A Comfortable Couch

Friday, January 14, 2005

Career change, one last time

I've been blogging a bit about a possible career change. Well, I can say with a high degree of certainty that I won't be changing careers.

I wasn't considering a new career because I dislike software engineering (I don't), but because I've finally felt the courage to take a harder look at myself. I've been spending time doing a lot of self examination, and I've been making some discoveries of parts of my self identity I didn't like and why I've been less happy. So I also decided now is a good time to look at my career decisions and see if I'm really doing what I want.

Writing my story about the Formula engine rewrite has made me realize how much I enjoy my work and I'm really good at it. I'm probably not going to find some new career where I have those two things. And as much as I don't like to admit it, simply enjoying my work just isn't enough for me, I want to be great at what I do and I want to make great things, I just do. I don't think I'll ever be as good at anything else as I am at creating software. Designing, writing code, finding bugs, I like it all and I'm good at it all.

So while I'm not actively looking for a full time job right now, if the right opportunity comes along I'd definitely take it. That being said, if I'm going to put in the kinds of efforts like I've done in the past, I need some things:
  • I want to work with awesome people. I hate clockwatchers, I hate apathy, I hate people who don't enjoy their work. I want to work with people who are good at their job, love their job and want to produce great things. I want to work with people who will fight for what's right, people with passion for excellence.
  • I want to work where professionals get to do their job as they see fit. That means management has to trust me and won't overrule every controversial decision I make. That's not to say management or anyone else can't fight decisions, conflict is the heart of progress, but when management is a dictatorship it's never a good thing.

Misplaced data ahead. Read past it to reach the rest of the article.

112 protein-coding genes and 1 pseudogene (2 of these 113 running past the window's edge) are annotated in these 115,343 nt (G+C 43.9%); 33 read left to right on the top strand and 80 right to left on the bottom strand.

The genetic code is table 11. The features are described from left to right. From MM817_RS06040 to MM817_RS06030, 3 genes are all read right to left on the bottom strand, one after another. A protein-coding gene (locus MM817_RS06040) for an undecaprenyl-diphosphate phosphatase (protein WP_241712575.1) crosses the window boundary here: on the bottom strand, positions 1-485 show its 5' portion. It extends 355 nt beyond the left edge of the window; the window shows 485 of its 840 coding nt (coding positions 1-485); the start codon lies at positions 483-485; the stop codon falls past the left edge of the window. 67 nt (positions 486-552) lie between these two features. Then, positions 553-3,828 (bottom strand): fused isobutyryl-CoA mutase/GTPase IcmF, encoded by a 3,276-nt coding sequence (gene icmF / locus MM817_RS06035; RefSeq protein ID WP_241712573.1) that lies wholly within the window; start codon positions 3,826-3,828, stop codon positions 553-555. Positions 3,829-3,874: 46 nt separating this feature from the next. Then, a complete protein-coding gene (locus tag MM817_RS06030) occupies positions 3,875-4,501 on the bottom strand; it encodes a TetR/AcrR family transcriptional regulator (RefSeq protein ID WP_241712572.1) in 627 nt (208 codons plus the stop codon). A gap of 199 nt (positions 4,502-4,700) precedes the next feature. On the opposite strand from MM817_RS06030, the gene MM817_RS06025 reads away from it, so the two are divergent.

• I want hard problems. I'd rather fail than be unchallenged.
  • I want a private office, I won't work in a cubicle.
  • I won't work anywhere that isn't profitable. The pressure to make crap is far too high when no money is being made. I want to do it right and I don't like it when I can't.

6 Comments:

Anonymous said...

I have the perfect employer for you - Microsoft! :)

Seriously though, wish you could have stuck around at Lotus a while longer - given your efforts on the Formula re-write, it seems you could have added some of that same "Katz polish" to many other aspects of Notes/Domino.

7:32 PMlink  
Anonymous said...

Hey - good to hear you've decided to stick with software. The industry would be sadder for your departure.

In terms of perfect job - I've been doing stuff for various consulting firms in Europe for the last ten years, and your "wont work for.." list seems to fit them exactly.

So where do you get your dream job ? Can we come along too ?

Keep up the good work.

---* Bill
http://www.billbuchan.com

10:32 AMlink  
Anonymous said...

http://peacecorps.org/

3:44 PMlink  
Damien said...

Microsoft is high on my list of potential employers.

I would love to work at SAS Institute, but I can't get them on the phone. You have to actually know someone on the inside for most really good employers for them to even contact you.

11:45 PMlink  
Anonymous said...

I like your description of your ideal job. I think it shouldn't be any other way. Good luck! And yes apparently most of the best jobs are found through word of mouth/friends/networking/etc. It reduces the risk in the employer's eyes, as you are then less of an unknown quantity. Although in your case I am sure your reputation has a good chance of preceeding you.

Slawek

12:03 AMlink  
B.I.Grant said...

Don't kid yourself. If you are looking for meaning in work, if you think you will find fulfillment on the job, or people who aren't disillusioned, you are just not being honest with yourself. It ain't gonna happen, Skippy. You are more likely to find solace in a book by Nietzsche.

4:09 PMlink  

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